But it is the traditions of your field that dominate here - whether sensible or not.

  • You are forgetting option 2.1: “How dare you even consider submitting a paper without my name? I’ll make your life difficult from now on.” – Given what I know about some supervisors out there and what we sometimes read on this site, this is an option you seriously have to consider – and probably the reason why this question exists in the first place. – Wrzlprmft Apr 1 at 5:34
  • @Wrzlprmft, I think it pretty likely that the OP would know already if that were the attitude. There wouldn't be a question at all. – Buffy Apr 1 at 11:19
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Unless you have evidence to the contrary, you should assume that your advisor is ethical, and would not demand co-authorship of a paper to which he/she has manifestly not made a contribution commensurate with authorship. If you were to ask him/her, you would appear to be either naïve (that is, you do not realise that 'honorary' authorship is unethical) or insinuating that you think he/she may not be ethical.

If, having submitted your paper, your advisor complains about your not having added him/her as co-author, you should explain politely that, since he/she had not made a contribution commensurate with authorship, you did not add his/her name, but that if you had misunderstood what constitutes authorship, perhaps the advisor would be so obliging as to enumerate the contributions you had neglected to notice, and help you draft a joint letter to the editor to explain why the name should be added. That way, the onus on your advisor to explain why he/she should be included. If your advisor is unethical, he/she will find it quite awkward.

One solution is to invite your advisor to review the paper before submission. Mark it as a sole-authored paper, and do not suggest co-authorship on your initiative. There are several possible outcomes:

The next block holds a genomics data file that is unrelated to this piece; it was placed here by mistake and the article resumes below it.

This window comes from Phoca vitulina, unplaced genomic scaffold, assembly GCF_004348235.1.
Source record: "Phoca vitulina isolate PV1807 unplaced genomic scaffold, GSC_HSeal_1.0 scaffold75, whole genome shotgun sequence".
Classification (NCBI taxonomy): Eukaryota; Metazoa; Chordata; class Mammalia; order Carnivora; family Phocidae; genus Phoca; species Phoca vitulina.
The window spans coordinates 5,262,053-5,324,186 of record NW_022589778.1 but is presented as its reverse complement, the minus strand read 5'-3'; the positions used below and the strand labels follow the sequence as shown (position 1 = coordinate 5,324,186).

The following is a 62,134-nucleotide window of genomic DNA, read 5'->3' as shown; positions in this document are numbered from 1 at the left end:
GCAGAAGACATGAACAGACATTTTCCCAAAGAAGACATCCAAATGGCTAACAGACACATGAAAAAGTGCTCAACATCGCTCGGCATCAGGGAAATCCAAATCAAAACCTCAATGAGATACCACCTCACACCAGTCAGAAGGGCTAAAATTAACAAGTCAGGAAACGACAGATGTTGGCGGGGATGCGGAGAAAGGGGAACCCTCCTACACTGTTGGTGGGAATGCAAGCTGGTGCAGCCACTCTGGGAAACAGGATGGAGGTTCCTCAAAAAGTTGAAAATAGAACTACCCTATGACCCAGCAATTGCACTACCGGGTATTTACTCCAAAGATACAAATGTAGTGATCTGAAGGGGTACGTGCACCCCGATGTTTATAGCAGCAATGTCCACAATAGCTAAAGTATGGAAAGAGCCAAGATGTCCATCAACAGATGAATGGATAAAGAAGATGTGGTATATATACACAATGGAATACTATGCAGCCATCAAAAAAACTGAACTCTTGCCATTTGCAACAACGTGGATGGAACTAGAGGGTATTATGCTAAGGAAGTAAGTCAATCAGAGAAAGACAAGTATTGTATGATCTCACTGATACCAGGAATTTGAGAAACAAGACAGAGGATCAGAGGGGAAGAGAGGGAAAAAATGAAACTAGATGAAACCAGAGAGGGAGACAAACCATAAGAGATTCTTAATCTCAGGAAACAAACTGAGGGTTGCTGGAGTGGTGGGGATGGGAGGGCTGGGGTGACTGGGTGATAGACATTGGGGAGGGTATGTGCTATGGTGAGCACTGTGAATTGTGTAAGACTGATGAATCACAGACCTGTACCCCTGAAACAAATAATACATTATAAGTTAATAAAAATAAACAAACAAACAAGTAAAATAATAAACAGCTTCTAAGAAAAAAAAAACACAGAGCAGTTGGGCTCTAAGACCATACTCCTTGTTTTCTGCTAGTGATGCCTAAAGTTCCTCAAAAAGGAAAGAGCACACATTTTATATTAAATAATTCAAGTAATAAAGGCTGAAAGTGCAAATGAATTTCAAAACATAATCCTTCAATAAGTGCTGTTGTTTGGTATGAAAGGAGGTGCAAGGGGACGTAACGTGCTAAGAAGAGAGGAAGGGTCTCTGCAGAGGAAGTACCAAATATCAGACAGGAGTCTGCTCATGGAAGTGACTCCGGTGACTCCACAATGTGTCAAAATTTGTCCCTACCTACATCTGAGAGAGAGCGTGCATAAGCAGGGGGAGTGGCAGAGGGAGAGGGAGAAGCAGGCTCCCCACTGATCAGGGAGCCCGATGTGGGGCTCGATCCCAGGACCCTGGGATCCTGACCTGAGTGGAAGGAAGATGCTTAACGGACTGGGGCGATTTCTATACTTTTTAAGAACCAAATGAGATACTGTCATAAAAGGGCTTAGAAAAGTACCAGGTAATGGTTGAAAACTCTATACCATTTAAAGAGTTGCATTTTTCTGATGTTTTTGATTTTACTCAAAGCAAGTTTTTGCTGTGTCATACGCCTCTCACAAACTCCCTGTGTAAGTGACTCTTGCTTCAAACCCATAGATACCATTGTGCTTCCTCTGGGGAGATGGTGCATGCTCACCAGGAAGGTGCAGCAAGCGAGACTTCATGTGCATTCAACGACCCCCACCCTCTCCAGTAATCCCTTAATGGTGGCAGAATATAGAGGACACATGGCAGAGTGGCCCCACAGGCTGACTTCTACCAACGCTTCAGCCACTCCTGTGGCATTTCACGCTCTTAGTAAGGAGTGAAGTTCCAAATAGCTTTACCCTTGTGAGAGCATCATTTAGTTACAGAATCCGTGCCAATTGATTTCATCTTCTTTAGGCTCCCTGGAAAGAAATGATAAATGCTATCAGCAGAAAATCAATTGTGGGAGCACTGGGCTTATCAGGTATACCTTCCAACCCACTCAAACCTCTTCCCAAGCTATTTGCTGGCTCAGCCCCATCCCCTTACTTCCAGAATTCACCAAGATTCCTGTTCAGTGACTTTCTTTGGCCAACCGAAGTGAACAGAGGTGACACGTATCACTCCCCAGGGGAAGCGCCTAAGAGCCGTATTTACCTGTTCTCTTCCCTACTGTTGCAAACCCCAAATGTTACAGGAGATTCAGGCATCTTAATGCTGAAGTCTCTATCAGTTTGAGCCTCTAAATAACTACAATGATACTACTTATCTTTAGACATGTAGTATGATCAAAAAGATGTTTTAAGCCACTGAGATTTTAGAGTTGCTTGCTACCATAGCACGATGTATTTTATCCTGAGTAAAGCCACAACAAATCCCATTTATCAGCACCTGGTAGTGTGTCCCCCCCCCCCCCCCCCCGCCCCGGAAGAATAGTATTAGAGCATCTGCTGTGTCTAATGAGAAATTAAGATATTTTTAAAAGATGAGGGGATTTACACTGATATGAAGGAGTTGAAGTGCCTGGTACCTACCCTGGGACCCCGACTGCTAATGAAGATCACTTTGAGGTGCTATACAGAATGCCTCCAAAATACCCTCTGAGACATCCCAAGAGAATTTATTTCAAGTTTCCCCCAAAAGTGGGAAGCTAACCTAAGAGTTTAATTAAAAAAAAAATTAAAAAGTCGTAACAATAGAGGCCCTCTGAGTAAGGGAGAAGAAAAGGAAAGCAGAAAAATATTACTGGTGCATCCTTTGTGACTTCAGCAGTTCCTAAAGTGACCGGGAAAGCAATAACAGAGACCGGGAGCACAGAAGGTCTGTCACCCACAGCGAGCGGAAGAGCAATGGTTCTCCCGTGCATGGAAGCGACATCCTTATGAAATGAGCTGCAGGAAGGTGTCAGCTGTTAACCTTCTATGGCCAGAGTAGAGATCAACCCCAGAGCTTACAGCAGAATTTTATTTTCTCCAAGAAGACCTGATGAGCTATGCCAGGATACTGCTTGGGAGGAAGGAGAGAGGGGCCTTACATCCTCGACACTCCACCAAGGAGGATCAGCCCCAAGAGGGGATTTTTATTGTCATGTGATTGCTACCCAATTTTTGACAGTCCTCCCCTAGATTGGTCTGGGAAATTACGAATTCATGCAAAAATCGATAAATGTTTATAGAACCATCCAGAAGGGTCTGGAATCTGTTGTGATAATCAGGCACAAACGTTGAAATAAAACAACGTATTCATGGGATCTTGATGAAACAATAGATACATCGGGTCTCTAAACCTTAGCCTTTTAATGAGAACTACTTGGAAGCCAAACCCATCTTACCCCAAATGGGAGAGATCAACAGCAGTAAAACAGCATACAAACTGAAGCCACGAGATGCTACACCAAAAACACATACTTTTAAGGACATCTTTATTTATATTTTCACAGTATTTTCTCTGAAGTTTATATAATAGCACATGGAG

1. If your advisor does not answer the invitation, submit as a sole-authored paper.

  2. If your advisor gives feedback but does not comment on the matter of authorship, act on the feedback and submit as a sole-authored paper.

  3. If your advisor gives feedback and requests co-authorship, make sure that he/she pulls his/her weight in helping you revise the paper to an extent that would actually warrant it (this is what an ethical advisor would do).

  4. If your advisor acts as per §3, but fails to make sufficient contribution, you should make the point, politely but firmly, that he/she has not yet contributed enough, and ask whether you should:
  • delay submitting (until he/she has contributed more); or
  • submit as a sole-authored paper.

Do not take the initiative of suggesting anything unethical yourself; if your advisor wants to act unethically, the initiative must come from him/her, not from you.

As scholars, we have a responsibility not to make it easy for unethical behaviour to happen. Of course, we may often be powerless to stop unethical behaviour we see (or suspect), but the least we can do is make it awkward for the perpetrators to hide what they are doing. Offering co-authorship to your advisor will either facilitate unethical behaviour (if he/she is unethical) or offend him/her (if he/she is ethical).

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The most tactful way to ask is possibly to ask your supervisor what he thinks about the paper and if he would be willing to "critically revise" the paper. The "critically revise" is under quotation marks as many journals accept this as a "significant" contribution to a paper which justifies authorship.

Above was the formal part. When we talk about your paper itself now then you can see the cirtical revision also as something to benefit from. If you are not a (very) experienced senior postdoc that knows the literature and each wording of each method etc exactly then your paper might actually benefit greatly if someone more experienced (or even just someone with a slightly different view) works over it as many things that seem logical to you might not be logical to someone else. I do not know your exact field but in most fields papers of single authors are rather uncommon for this reason.

Please note that this post does not answer if your supervisor should be author but rather how to tactfully ask (as this is the question here).